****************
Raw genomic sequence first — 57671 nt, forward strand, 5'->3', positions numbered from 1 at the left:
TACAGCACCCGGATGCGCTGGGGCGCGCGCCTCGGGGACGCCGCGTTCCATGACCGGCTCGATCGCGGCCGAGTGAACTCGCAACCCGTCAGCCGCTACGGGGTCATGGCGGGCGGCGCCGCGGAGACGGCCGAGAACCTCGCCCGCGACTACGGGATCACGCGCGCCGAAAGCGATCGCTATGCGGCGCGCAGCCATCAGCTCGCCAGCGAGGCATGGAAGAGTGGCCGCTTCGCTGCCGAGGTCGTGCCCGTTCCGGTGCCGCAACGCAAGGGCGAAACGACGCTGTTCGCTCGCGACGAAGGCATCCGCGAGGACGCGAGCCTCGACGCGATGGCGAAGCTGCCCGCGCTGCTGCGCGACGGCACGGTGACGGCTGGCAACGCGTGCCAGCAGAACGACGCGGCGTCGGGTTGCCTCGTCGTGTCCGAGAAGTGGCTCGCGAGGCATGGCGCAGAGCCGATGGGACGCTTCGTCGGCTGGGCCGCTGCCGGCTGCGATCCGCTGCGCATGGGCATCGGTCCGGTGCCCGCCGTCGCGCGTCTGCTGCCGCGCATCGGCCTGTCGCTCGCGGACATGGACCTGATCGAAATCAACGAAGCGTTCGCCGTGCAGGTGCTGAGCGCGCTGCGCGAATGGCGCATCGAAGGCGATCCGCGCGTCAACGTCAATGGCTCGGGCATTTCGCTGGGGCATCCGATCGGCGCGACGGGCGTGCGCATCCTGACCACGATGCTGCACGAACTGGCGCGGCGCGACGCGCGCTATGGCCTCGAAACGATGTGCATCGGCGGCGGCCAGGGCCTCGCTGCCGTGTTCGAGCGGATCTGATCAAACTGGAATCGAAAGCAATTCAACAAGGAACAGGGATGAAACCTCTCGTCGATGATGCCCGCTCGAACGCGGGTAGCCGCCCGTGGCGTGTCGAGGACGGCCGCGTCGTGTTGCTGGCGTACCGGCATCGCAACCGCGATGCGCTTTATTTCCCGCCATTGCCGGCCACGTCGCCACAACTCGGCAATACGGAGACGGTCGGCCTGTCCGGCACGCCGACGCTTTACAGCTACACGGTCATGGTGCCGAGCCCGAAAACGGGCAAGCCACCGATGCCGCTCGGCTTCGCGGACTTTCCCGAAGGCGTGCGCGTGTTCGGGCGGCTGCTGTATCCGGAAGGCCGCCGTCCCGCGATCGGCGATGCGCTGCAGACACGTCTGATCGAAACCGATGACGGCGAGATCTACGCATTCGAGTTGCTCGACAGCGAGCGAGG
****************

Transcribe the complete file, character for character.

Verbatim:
Raw genomic sequence first — 57671 nt, forward strand, 5'->3', positions numbered from 1 at the left:
TACAGCACCCGGATGCGCTGGGGCGCGCGCCTCGGGGACGCCGCGTTCCATGACCGGCTCGATCGCGGCCGAGTGAACTCGCAACCCGTCAGCCGCTACGGGGTCATGGCGGGCGGCGCCGCGGAGACGGCCGAGAACCTCGCCCGCGACTACGGGATCACGCGCGCCGAAAGCGATCGCTATGCGGCGCGCAGCCATCAGCTCGCCAGCGAGGCATGGAAGAGTGGCCGCTTCGCTGCCGAGGTCGTGCCCGTTCCGGTGCCGCAACGCAAGGGCGAAACGACGCTGTTCGCTCGCGACGAAGGCATCCGCGAGGACGCGAGCCTCGACGCGATGGCGAAGCTGCCCGCGCTGCTGCGCGACGGCACGGTGACGGCTGGCAACGCGTGCCAGCAGAACGACGCGGCGTCGGGTTGCCTCGTCGTGTCCGAGAAGTGGCTCGCGAGGCATGGCGCAGAGCCGATGGGACGCTTCGTCGGCTGGGCCGCTGCCGGCTGCGATCCGCTGCGCATGGGCATCGGTCCGGTGCCCGCCGTCGCGCGTCTGCTGCCGCGCATCGGCCTGTCGCTCGCGGACATGGACCTGATCGAAATCAACGAAGCGTTCGCCGTGCAGGTGCTGAGCGCGCTGCGCGAATGGCGCATCGAAGGCGATCCGCGCGTCAACGTCAATGGCTCGGGCATTTCGCTGGGGCATCCGATCGGCGCGACGGGCGTGCGCATCCTGACCACGATGCTGCACGAACTGGCGCGGCGCGACGCGCGCTATGGCCTCGAAACGATGTGCATCGGCGGCGGCCAGGGCCTCGCTGCCGTGTTCGAGCGGATCTGATCAAACTGGAATCGAAAGCAATTCAACAAGGAACAGGGATGAAACCTCTCGTCGATGATGCCCGCTCGAACGCGGGTAGCCGCCCGTGGCGTGTCGAGGACGGCCGCGTCGTGTTGCTGGCGTACCGGCATCGCAACCGCGATGCGCTTTATTTCCCGCCATTGCCGGCCACGTCGCCACAACTCGGCAATACGGAGACGGTCGGCCTGTCCGGCACGCCGACGCTTTACAGCTACACGGTCATGGTGCCGAGCCCGAAAACGGGCAAGCCACCGATGCCGCTCGGCTTCGCGGACTTTCCCGAAGGCGTGCGCGTGTTCGGGCGGCTGCTGTATCCGGAAGGCCGCCGTCCCGCGATCGGCGATGCGCTGCAGACACGTCTGATCGAAACCGATGACGGCGAGATCTACGCATTCGAGTTGCTCGACAGCGAGCGAGG